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Suggested rewrite of 3.7 (Provide volume configuration)

From: Greg Lowney <gcl-0039@access-research.org>
Date: Thu, 07 Oct 2010 16:37:48 -0800
Message-ID: <4CAE67DC.7000108@access-research.org>
To: WAI-UA list <w3c-wai-ua@w3.org>
  Guideline 3.7 has a number of problems. It currently read:

    *Guideline 3.7 Provide volume configuration.***
    **

    ***3.7.1 Global Volume:* The user can globally <http://www.w3.org/WAI/UA/2010/ED-UAAG20-20100920/Overview.html#def-global-configuration> set volume of all audio tracks <http://www.w3.org/WAI/UA/2010/ED-UAAG20-20100920/Overview.html#def-audio-track> it renders (including a "mute" setting) through available operating environment <http://www.w3.org/WAI/UA/2010/ED-UAAG20-20100920/Overview.html#def-operating-environment> mechanisms. (Level A)

    *3.7.2 Speech Volume:* The user can adjust the volume of all audio tracks <http://www.w3.org/WAI/UA/2010/ED-IMPLEMENTING-UAAG20-20100920/#def-audio-track> the user agent renders, independently or relative to the volume level at the operating environment. (Level A)


Here's my suggested rewrite, which reduced two SC to one, followed by explanation:

    *Guideline 3.7 Provide volume control.***
    **

    Upshot: Let users adjust the volume of each audio track relative to the system volume, but respect global mute settings by default (3.7.1).

    *3.7.1 Audio Volume Control:* The user can /independently/ adjust the volume of all audio tracks <http://www.w3.org/WAI/UA/2010/ED-IMPLEMENTING-UAAG20-20100920/#def-audio-track> the user agent renders, /relative /to the global volume level set through operating environment <http://www.w3.org/WAI/UA/2010/ED-UAAG20-20100920/Overview.html#def-operating-environment> mechanisms. /However, the user agent should not override a global option that says audio should be muted unless this is optional, not enabled by default, and the user is cautioned as to its implications./ [Alternate wording: /However, if audio is muted as the global level the user agent should not override this unless the behavior is optional, not enabled by default, and the user is cautioned as to its implications.]/ (Level A)**

Rationale:

*1. The title is "Speech Volume" but the SC is about all sound*, not just speech. We should probably change the title to "Track Volume".

*2. The phrase "can adjust the volume...independently or relative to" is ambiguous *as to whether it means independently of other tracks or independently of the global volume level, AND as to whether the choice belongs to the user or the application; the former is the difference between absolute and relative volume control, the latter between requiring  the user be allowed to choose from both options (relative or absolute volume setting) and allowing the user agent can choose whether to provide either or both. Actually, I don't feel it necessary to require absolute volume control, and I'm not even sure many platforms support it, so I suggest only requiring per-track adjustment relative to the global volume level.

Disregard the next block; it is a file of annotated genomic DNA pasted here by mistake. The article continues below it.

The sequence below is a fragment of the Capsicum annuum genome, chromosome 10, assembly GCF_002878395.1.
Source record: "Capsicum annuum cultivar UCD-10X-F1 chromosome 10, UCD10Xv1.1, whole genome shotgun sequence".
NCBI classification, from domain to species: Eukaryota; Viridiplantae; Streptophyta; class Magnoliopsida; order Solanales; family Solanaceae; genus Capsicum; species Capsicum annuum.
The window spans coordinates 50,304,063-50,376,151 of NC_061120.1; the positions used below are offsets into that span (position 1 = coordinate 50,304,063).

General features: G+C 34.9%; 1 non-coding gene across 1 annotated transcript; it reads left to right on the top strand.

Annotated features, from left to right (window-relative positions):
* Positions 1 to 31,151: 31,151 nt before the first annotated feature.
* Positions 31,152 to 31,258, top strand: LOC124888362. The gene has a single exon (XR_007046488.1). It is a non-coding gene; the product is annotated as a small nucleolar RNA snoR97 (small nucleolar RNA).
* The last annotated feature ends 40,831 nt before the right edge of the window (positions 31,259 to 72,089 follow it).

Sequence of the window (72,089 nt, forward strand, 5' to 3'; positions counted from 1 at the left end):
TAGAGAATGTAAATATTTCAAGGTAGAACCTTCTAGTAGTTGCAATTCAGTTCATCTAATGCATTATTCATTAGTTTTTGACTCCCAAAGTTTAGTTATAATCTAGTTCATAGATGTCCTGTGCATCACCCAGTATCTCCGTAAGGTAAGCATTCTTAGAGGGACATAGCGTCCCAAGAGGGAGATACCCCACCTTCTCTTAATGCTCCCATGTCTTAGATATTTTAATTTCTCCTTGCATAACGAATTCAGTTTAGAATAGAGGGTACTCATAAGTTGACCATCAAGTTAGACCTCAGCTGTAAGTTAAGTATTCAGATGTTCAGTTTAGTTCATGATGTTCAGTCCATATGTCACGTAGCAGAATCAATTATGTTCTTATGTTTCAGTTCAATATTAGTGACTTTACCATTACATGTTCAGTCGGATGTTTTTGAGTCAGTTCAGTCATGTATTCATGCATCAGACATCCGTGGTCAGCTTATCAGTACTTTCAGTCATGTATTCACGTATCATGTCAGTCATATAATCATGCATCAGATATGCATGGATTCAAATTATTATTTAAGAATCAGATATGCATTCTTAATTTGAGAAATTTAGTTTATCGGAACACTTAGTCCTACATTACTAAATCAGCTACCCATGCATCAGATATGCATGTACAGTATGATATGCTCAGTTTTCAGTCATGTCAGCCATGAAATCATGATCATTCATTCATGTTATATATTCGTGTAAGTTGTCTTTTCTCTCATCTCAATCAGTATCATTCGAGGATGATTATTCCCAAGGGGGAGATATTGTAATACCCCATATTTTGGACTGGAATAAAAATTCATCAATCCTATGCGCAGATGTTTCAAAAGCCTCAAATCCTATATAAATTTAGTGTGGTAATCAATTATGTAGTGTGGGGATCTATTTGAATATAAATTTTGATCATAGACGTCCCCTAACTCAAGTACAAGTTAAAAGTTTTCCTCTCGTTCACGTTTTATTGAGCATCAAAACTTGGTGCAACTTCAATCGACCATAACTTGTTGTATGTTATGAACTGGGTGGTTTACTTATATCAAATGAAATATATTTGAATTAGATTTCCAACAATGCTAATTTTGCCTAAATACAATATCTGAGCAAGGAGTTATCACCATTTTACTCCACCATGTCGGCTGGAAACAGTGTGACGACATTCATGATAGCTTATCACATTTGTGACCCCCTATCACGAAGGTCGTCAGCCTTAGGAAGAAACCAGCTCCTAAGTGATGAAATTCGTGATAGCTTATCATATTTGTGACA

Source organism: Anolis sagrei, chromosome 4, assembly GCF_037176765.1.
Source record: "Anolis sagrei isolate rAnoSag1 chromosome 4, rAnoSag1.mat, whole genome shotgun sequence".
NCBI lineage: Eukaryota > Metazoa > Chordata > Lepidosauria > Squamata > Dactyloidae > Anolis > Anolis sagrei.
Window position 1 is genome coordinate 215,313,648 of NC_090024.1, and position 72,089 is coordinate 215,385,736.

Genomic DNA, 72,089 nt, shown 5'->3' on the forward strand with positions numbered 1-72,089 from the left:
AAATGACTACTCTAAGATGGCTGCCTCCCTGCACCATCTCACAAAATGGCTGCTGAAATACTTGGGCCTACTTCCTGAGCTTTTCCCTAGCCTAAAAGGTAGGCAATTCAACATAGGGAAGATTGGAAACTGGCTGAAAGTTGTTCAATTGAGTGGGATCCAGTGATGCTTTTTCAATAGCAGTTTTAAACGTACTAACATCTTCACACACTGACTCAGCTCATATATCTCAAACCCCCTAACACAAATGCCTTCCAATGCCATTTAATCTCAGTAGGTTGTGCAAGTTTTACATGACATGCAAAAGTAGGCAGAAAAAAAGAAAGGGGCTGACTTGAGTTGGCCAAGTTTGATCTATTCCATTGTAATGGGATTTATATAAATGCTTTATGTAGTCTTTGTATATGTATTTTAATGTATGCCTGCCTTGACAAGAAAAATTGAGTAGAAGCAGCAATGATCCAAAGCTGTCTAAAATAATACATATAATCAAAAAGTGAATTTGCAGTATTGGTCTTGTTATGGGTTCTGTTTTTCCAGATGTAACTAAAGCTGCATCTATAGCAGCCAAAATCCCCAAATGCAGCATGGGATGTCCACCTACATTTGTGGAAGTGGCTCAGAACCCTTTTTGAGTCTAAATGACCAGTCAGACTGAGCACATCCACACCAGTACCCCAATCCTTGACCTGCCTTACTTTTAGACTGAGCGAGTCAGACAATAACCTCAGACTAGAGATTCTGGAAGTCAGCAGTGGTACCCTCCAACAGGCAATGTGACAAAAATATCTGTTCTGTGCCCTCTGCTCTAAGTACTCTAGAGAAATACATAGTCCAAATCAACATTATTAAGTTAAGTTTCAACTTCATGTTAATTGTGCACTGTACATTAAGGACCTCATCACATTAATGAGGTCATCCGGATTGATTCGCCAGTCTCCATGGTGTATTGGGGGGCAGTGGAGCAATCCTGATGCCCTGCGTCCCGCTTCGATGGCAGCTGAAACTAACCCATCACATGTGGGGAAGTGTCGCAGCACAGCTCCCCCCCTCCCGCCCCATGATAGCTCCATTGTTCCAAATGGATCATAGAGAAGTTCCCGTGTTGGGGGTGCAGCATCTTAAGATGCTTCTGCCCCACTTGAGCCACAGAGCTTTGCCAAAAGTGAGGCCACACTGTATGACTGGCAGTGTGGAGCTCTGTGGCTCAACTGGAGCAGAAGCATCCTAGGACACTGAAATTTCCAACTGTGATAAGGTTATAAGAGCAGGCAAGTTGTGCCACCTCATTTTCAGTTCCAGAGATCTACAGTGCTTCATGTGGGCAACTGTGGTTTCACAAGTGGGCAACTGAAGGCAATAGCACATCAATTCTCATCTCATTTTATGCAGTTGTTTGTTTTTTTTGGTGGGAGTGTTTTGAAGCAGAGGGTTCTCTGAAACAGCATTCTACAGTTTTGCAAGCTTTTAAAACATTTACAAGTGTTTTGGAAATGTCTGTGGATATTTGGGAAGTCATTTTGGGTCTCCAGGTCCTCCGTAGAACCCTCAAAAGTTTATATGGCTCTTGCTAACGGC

*3. 3.7.1 and 3.7.2 may conflict *if 3.7.2 is trying to require that the volume of tracks to be adjustable independently of the operating system's volume level, while 3.7.1 requires the user be able to set the global volume of all tracks through the operating system: essentially, 3.7.1 says the global setting should override local settings, while 3.7.2 says the opposite. To comply with both, the user would need to have an option on the global volume control of whether or not to allow individual applications to override the global volume setting.

*4. Local settings should not override global mute.* That is, saying that the application should let the user adjust per-track volume should not be taken as implying that the application should or even should be allowed to override a global mute setting. If the global setting says audio should be muted, the application should respect that, while if the global mute setting is not enabled that would /not /imply the application can't have its own mute setting. Basically, if either a platform or application mute settings are True, the application should make no sound regardless of any global and application volume settings. Similarly, either being set to False should not imply that sound is required.

The exception, though, is that I think it's acceptable for an application to ignore the global mute setting if this is not the default behavior, the user is warned that it will do so before making or confirming their choice, and the user also has the option to adjust local volume without overriding the global mute setting. For example, I would not object to an alarm clock application that provides a check box by which the user can say to play the alarm aloud even if the system is muted, provided the check box is normally unchecked and is accompanied by text cautioning the user about this behavior.

*5. One says "it" and the other says "the user agent"*, which should probably be made consistent.

*6. "Volume control" is a simpler phrase than "volume configuration" *yet means the same thing.

*7. "Volume" often refers to file systems*, as driven home when I tried doing Web searches on this topic, so saying "audio volume" is probably clearer.
*
*    Thanks,
     Greg
Received on Thursday, 7 October 2010 23:39:41 GMT

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